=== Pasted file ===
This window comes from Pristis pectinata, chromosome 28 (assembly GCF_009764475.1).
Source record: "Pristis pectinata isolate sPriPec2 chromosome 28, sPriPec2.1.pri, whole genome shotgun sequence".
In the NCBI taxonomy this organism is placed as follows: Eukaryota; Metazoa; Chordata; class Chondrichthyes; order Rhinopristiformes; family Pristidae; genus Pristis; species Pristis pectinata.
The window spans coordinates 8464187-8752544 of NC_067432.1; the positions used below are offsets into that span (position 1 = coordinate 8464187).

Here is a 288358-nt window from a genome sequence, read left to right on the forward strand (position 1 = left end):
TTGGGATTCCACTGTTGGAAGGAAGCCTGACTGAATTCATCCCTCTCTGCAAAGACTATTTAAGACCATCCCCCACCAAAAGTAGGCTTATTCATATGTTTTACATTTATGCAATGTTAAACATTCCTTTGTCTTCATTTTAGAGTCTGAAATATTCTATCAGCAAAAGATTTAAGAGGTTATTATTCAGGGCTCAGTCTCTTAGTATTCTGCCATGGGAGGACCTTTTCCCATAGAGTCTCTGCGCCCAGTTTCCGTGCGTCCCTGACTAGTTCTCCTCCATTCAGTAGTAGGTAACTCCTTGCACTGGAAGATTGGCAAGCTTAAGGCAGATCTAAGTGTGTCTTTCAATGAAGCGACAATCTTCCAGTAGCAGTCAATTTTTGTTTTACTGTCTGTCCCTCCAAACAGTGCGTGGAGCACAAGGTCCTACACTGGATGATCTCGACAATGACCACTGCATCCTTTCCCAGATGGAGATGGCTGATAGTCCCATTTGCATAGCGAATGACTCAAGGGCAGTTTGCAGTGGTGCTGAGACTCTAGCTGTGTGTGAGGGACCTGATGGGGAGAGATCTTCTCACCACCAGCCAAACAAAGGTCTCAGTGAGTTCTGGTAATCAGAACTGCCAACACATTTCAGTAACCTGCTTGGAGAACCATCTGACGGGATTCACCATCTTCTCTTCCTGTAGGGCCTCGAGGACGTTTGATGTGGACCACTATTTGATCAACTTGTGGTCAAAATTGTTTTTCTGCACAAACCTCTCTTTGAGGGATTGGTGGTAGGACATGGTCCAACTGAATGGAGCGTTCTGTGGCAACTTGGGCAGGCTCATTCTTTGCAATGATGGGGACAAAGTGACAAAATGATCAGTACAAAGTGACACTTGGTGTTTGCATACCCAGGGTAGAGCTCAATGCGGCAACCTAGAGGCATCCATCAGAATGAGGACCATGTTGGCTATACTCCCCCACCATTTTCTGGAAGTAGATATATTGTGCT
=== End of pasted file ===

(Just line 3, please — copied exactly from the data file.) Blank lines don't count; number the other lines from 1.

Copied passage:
In the NCBI taxonomy this organism is placed as follows: Eukaryota; Metazoa; Chordata; class Chondrichthyes; order Rhinopristiformes; family Pristidae; genus Pristis; species Pristis pectinata.